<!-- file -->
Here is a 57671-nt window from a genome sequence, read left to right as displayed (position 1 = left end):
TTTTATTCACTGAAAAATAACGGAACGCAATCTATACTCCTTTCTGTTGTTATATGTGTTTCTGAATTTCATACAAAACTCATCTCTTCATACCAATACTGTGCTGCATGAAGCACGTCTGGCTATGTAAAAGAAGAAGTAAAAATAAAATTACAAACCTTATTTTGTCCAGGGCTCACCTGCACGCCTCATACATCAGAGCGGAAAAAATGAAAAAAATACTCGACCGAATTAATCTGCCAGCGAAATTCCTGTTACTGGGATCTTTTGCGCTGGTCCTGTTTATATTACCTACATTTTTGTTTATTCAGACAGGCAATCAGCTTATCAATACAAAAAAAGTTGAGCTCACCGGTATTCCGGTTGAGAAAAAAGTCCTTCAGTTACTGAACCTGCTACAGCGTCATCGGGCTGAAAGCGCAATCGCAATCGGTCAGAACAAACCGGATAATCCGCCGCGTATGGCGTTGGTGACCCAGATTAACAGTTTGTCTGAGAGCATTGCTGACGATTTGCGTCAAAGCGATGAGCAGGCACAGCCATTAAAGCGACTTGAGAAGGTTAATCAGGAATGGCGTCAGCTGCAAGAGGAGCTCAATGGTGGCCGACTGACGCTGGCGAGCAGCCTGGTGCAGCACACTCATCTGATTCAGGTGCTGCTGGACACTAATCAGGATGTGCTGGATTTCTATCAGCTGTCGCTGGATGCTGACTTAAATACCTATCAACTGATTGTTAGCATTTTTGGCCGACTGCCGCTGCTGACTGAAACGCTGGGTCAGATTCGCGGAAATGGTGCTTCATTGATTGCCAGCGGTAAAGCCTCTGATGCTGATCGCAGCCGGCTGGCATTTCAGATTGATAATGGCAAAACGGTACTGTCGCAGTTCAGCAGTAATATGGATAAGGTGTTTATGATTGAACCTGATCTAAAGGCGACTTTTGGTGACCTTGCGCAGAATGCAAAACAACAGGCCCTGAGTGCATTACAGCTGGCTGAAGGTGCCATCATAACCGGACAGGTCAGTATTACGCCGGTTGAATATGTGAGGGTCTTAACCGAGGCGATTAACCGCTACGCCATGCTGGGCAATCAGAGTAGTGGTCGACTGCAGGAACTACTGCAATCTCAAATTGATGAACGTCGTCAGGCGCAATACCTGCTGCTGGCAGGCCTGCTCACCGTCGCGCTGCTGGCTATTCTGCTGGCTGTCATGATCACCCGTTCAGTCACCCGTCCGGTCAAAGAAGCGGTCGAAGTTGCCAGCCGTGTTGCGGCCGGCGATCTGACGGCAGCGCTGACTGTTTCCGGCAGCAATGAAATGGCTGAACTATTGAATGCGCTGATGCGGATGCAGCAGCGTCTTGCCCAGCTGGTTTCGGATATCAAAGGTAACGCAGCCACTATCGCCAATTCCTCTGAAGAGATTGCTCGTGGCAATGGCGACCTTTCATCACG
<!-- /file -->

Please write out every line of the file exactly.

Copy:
Here is a 57671-nt window from a genome sequence, read left to right as displayed (position 1 = left end):
TTTTATTCACTGAAAAATAACGGAACGCAATCTATACTCCTTTCTGTTGTTATATGTGTTTCTGAATTTCATACAAAACTCATCTCTTCATACCAATACTGTGCTGCATGAAGCACGTCTGGCTATGTAAAAGAAGAAGTAAAAATAAAATTACAAACCTTATTTTGTCCAGGGCTCACCTGCACGCCTCATACATCAGAGCGGAAAAAATGAAAAAAATACTCGACCGAATTAATCTGCCAGCGAAATTCCTGTTACTGGGATCTTTTGCGCTGGTCCTGTTTATATTACCTACATTTTTGTTTATTCAGACAGGCAATCAGCTTATCAATACAAAAAAAGTTGAGCTCACCGGTATTCCGGTTGAGAAAAAAGTCCTTCAGTTACTGAACCTGCTACAGCGTCATCGGGCTGAAAGCGCAATCGCAATCGGTCAGAACAAACCGGATAATCCGCCGCGTATGGCGTTGGTGACCCAGATTAACAGTTTGTCTGAGAGCATTGCTGACGATTTGCGTCAAAGCGATGAGCAGGCACAGCCATTAAAGCGACTTGAGAAGGTTAATCAGGAATGGCGTCAGCTGCAAGAGGAGCTCAATGGTGGCCGACTGACGCTGGCGAGCAGCCTGGTGCAGCACACTCATCTGATTCAGGTGCTGCTGGACACTAATCAGGATGTGCTGGATTTCTATCAGCTGTCGCTGGATGCTGACTTAAATACCTATCAACTGATTGTTAGCATTTTTGGCCGACTGCCGCTGCTGACTGAAACGCTGGGTCAGATTCGCGGAAATGGTGCTTCATTGATTGCCAGCGGTAAAGCCTCTGATGCTGATCGCAGCCGGCTGGCATTTCAGATTGATAATGGCAAAACGGTACTGTCGCAGTTCAGCAGTAATATGGATAAGGTGTTTATGATTGAACCTGATCTAAAGGCGACTTTTGGTGACCTTGCGCAGAATGCAAAACAACAGGCCCTGAGTGCATTACAGCTGGCTGAAGGTGCCATCATAACCGGACAGGTCAGTATTACGCCGGTTGAATATGTGAGGGTCTTAACCGAGGCGATTAACCGCTACGCCATGCTGGGCAATCAGAGTAGTGGTCGACTGCAGGAACTACTGCAATCTCAAATTGATGAACGTCGTCAGGCGCAATACCTGCTGCTGGCAGGCCTGCTCACCGTCGCGCTGCTGGCTATTCTGCTGGCTGTCATGATCACCCGTTCAGTCACCCGTCCGGTCAAAGAAGCGGTCGAAGTTGCCAGCCGTGTTGCGGCCGGCGATCTGACGGCAGCGCTGACTGTTTCCGGCAGCAATGAAATGGCTGAACTATTGAATGCGCTGATGCGGATGCAGCAGCGTCTTGCCCAGCTGGTTTCGGATATCAAAGGTAACGCAGCCACTATCGCCAATTCCTCTGAAGAGATTGCTCGTGGCAATGGCGACCTTTCATCACG